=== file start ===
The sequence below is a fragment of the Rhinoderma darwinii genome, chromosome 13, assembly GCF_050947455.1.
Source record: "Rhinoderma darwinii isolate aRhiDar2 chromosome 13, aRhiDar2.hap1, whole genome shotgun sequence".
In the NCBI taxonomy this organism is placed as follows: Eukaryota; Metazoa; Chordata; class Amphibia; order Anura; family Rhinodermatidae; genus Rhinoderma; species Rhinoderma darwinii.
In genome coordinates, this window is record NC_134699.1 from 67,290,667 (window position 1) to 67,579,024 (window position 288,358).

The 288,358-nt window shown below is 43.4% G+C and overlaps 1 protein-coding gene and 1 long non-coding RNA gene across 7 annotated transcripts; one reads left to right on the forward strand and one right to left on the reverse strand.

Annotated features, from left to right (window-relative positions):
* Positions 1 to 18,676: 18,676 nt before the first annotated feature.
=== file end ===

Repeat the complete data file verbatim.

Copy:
The sequence below is a fragment of the Rhinoderma darwinii genome, chromosome 13, assembly GCF_050947455.1.
Source record: "Rhinoderma darwinii isolate aRhiDar2 chromosome 13, aRhiDar2.hap1, whole genome shotgun sequence".
In the NCBI taxonomy this organism is placed as follows: Eukaryota; Metazoa; Chordata; class Amphibia; order Anura; family Rhinodermatidae; genus Rhinoderma; species Rhinoderma darwinii.
In genome coordinates, this window is record NC_134699.1 from 67,290,667 (window position 1) to 67,579,024 (window position 288,358).

The 288,358-nt window shown below is 43.4% G+C and overlaps 1 protein-coding gene and 1 long non-coding RNA gene across 7 annotated transcripts; one reads left to right on the forward strand and one right to left on the reverse strand.

Annotated features, from left to right (window-relative positions):
* Positions 1 to 18,676: 18,676 nt before the first annotated feature.